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Paris Photo at Ten: Sales and Attendance Are Up

The tenth edition of Paris Photo, held from Nov.15-19 in the Carrousel du Louvre, posted total attendance of 40,800 visitors, up from 40,000 last year (ANL, 12/6/05, p. 5). Nearly half of the visitors were international, including many people from the United States, fair organizers report.

PARIS—The tenth edition of Paris Photo, held from Nov.15-19 in the Carrousel du Louvre, posted total attendance of 40,800 visitors, up from 40,000 last year (ANL, 12/6/05, p. 5). Nearly half of the visitors were international, including many people from the United States, fair organizers report.

The average sale total at the 88 participating galleries—chosen from more than 300 entries—was about €105,000 ($134,000), up from last year’s figure of €75,000.

This year the list of exhibitors featured 27 new galleries, including Charles Isaacs, New York, and Robert Hershkowitz, Sussex, U.K., both specialists in 19th-century photography. Hershkowitz sold 30 works for prices ranging from €1,000/40,000 ($1,300/51,000).

Other historic material on display included a wall of Brassaï works by New York’s Edwynn Houk Gallery, which sold the still life Opium Den, 1931, for an undisclosed sum.

New York dealer Hans P. Kraus Jr. told ARTnewsletter he had sold a circa 1852 photographic engraving by William Henry Fox Talbot (1800-77), titled Three Stems, for $25,000. Howard Greenberg Gallery, New York, sold a 1925 Edward Steichen photo, Charlie Chaplin, for €68,000 ($87,000). Among more modern works were two Man Ray photos, sold by Paris dealer Serge Plantureux for €20,000 ($25,600) each.

Among galleries offering contemporary works were New York dealers Laurence Miller and Robert Miller, who both showed works by Diane Arbus; and Portugal’s Galeria Filomena Soares, highlighting two major figures from contemporary Portuguese art—body artist Helena Almeida and video and installation artist Vasco Araújo. The gallery reports the sale of a work by Almeida at €30,000 ($38,000), as well as several works by Araújo at prices ranging from €5,000/6,000 ($6,400/7,700) apiece.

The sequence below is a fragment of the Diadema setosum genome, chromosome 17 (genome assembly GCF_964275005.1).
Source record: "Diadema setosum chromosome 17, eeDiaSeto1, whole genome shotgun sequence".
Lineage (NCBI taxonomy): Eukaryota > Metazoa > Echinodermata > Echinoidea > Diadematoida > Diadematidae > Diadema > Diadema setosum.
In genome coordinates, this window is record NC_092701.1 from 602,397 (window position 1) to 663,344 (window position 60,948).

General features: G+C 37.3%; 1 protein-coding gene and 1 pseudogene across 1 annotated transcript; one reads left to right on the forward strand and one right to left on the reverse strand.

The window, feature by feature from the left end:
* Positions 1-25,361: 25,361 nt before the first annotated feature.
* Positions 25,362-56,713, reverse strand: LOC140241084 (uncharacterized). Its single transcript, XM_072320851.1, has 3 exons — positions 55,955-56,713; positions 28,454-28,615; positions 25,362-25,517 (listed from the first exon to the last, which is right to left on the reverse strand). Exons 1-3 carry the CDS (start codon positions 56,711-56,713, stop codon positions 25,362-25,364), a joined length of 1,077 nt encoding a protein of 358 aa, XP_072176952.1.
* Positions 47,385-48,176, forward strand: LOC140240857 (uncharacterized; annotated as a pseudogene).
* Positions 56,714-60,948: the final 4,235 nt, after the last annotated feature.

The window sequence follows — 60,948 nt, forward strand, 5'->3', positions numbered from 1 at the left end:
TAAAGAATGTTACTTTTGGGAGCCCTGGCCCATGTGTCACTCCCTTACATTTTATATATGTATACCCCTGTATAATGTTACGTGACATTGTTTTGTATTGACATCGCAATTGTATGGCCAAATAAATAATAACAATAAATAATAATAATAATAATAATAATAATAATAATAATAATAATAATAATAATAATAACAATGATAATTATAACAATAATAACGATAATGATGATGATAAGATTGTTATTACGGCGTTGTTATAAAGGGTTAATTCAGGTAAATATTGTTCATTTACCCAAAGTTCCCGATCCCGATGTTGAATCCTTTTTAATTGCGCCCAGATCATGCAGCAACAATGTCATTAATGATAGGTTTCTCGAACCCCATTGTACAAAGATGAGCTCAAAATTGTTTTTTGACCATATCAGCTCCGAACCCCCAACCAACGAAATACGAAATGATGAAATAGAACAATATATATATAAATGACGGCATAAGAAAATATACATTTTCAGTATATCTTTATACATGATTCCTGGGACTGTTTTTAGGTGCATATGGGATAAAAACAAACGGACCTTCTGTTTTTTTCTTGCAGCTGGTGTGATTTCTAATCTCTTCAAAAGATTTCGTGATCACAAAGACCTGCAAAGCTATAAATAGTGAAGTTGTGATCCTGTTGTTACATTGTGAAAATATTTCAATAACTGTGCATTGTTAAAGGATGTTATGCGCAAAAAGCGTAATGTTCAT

First-time exhibitors among Paris galleries included Anne de Villepoix, the gb agency and Alain Le Gaillard. Contemporary photographers whose works were present included Lee Friedlander, at New York’s Janet Borden; and Joel Meyerowitz, at Edwynn Houk Gallery, which sold 27 of his images for prices from €4,500/8,500 ($5,800/10,900) each.

Other highlights included early works by Joel Peter Witkin. Paris gallery Baudoin Lebon, which had reconstituted Witkin’s first shows in 1974 at the Cooper Union School, New York, sold 56 photos by Witkin at the fair for prices ranging from €4,000/6,000 ($5,100/7,700). The Daniel Blau gallery, Munich, offered a rare series of 1976 photos taken by Anselm Kiefer. Two were sold for €30,000 ($38,400) each.

Examples abounded of colorful pictures by young contemporary artists, such as Spanish photographer Dionisio González, whose works met with great success this year as they did at last year’s fair.

This time his images of manipulated urban scenes, based on favelas, sold extremely well at Madrid gallery Max Estrella, fetching €4,000/6,000 ($5,100/7,680) for the smallest-format works and upward of €10,000 for two larger formats.

French photographer Stéphane Couturier also found success with colorful urban images. Three galleries—Polaris, Paris; New York’s Laurence Miller; and Dutch gallery Van Kranendonk—sold many of his images of work sites, including large-format pictures, priced at €14,000 ($18,000), such as those from his recent series “Melting Point,” of a car factory. Laurence Miller also sold works by Fan Ho, including Hong Kong Slum, a vintage print from 1962, for €2,400 ($3,100).

More precise and subtle black-and-white works for under €1,000 ($1,280)—such as images of farms by Finnish photographer Pentti Sammallahti at Paris’ Camera Obscura gallery—were extremely popular. Sales at Camera Obscura included images of intimate family scenes and landscapes by Japanese photographer Masao Yamamoto, whose works at Atlanta’s Jackson Fine Art also fared well.

Bonni Benrubi, New York, sold 50 works in all, including a large Massimo Vitali beach scene for $24,000. Madrid gallery Fucares sold a large Candida Höfer photo for €40,000 ($51,200).

With the fair’s success came an announcement that its organizer, Reed Expositions France, had just purchased another photo fair, Photo-London, founded in 2004. The 2007 edition of Photo-London will be held from May 31-June 3.

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